Guidelines for Tunnel Design
Please fill out the Download Section (Click here) below the Comment Section to download the Complete Guide to Composite Sections
Table of Contents
Hello readers…ever wondered about the factors which generally affect any tunnel design. Well, you can go through some of them now. Tunnel design is mostly affected by the type of tunnel whether it is a shallow tunnel or a deep tunnel.
City Metro lines are the most common example of a shallow tunnel. Deep tunnels are less influenced by the variation of in situ stress with depth. This is because the in-situ stress difference between tunnel crown and invert is not significant compared to absolute value of in situ stress at the depth. Ground deformations resulting from soil plasticization led to surface settlements due to limited overburden height in shallow tunnels and thus damage the surface structures. Support pressure should be applied properly to facilitate redistribution of stresses around the tunnel minimizing surface settlements. The excessive overburden height in deep tunnels can lead to tunnel collapse if support measures are not properly defined.
Figure 1: Metro Line Construction
Figure 2: TBM cutterhead being lowered underground
2. Earth Pressure Balance Tunnel Boring Machine
Let us understand the general design guidelines with the help of an example.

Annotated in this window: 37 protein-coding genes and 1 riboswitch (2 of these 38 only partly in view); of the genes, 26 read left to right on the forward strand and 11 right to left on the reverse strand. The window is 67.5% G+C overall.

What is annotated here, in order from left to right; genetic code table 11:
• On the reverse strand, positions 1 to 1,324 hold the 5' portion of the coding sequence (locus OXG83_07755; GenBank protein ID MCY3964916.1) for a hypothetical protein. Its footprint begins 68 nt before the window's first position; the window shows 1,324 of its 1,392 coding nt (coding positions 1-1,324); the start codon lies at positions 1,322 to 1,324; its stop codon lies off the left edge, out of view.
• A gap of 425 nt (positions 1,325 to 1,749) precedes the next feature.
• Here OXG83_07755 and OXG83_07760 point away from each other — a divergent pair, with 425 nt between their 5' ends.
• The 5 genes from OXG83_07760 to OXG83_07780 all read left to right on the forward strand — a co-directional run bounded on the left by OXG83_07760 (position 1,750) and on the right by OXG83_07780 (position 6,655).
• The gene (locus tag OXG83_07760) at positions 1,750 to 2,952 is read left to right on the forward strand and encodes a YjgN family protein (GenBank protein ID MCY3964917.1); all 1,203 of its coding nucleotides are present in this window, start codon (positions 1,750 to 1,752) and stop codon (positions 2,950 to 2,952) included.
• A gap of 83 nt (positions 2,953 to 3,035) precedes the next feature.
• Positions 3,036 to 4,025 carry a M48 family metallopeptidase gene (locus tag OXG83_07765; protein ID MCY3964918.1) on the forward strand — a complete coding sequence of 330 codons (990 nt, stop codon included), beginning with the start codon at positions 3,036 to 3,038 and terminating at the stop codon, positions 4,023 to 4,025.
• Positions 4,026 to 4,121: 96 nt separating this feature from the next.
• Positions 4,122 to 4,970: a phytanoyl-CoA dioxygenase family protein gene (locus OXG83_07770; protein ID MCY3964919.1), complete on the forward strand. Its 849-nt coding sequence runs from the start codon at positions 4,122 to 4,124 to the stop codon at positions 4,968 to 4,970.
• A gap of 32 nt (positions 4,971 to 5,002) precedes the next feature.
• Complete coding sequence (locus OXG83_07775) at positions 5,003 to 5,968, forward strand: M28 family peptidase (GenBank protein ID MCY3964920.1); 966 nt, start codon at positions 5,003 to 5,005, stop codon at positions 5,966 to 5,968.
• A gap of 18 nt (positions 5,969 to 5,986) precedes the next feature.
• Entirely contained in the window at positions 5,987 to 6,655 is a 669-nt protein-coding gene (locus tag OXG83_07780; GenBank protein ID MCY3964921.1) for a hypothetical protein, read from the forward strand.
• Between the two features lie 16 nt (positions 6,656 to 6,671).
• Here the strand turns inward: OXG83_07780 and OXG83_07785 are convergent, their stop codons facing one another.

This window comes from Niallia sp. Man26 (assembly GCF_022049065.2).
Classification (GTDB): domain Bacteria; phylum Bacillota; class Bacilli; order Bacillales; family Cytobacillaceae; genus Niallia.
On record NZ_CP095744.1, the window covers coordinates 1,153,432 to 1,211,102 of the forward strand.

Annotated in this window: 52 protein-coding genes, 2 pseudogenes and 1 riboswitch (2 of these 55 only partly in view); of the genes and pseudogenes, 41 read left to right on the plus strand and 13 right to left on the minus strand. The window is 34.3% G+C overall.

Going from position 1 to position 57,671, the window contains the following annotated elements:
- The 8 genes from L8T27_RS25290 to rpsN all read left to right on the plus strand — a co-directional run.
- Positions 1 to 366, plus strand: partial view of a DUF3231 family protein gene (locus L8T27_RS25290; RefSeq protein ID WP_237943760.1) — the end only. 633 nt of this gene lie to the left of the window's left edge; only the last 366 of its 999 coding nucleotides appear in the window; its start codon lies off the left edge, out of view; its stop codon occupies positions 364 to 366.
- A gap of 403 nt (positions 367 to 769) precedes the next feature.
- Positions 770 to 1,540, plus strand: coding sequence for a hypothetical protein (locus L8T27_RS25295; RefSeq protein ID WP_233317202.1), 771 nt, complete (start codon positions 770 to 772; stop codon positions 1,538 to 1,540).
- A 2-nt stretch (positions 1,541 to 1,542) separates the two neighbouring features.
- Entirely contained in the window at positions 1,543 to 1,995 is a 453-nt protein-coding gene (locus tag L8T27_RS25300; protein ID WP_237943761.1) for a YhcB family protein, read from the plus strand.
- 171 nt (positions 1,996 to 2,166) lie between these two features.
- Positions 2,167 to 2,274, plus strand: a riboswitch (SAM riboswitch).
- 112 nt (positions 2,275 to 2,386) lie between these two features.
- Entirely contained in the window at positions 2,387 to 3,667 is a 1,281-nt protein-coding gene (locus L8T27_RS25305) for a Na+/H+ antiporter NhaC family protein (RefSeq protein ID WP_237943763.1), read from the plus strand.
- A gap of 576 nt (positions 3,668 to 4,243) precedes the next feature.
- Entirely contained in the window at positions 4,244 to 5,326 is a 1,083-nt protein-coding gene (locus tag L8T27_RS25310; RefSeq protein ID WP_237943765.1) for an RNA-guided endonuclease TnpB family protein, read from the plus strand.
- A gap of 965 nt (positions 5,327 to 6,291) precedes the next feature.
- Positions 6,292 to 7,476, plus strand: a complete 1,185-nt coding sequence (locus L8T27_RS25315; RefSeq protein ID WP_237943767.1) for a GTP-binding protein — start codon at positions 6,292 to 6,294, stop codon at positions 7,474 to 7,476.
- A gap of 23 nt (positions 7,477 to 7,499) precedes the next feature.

We can talk about the design considerations for a metro project constructed using Earth Pressure Balance Tunnel Boring Machine (EPB TBM). The prime requirement in any tunnel design is fixing the tunnel alignment, after this comes the knowledge about the geology and geotechnical conditions along the alignment. The ground parameters can be determined from field tests, laboratory tests, boring, sampling, geophysical surveys, etc. The number of boreholes required along the tunnel alignment will again depend on geological complexity.
Borehole distance can be increased where the stratigraphy is uniform. It is necessary to collect information about the types of soil and rocks present in the area and their properties. The basic properties essential for tunnel design include Modulus of Elasticity, effective cohesion, effective friction angle and unit weight of the soil formation.
The plasticity zone is governed by effective cohesion and friction angle while surface settlements are controlled by the modulus of elasticity. For an EPB TBM, soil deformations are mainly affected by volume loss from face extrusion, radial loss on the shield and annular void between segmental lining and soil. The principle behind operation of earth pressure balance tunnel boring machine is that excavation is done in such a way that the face pressure equalizes the pressure of the excavated material supporting the tunnel face. This type of TBM is specially designed to bore through soft ground conditions with high water table, water under pressure or loose deposits. Water inflows are localized in case of hard rock tunnels, but in soft ground, water is likely to carry some of the ground with it.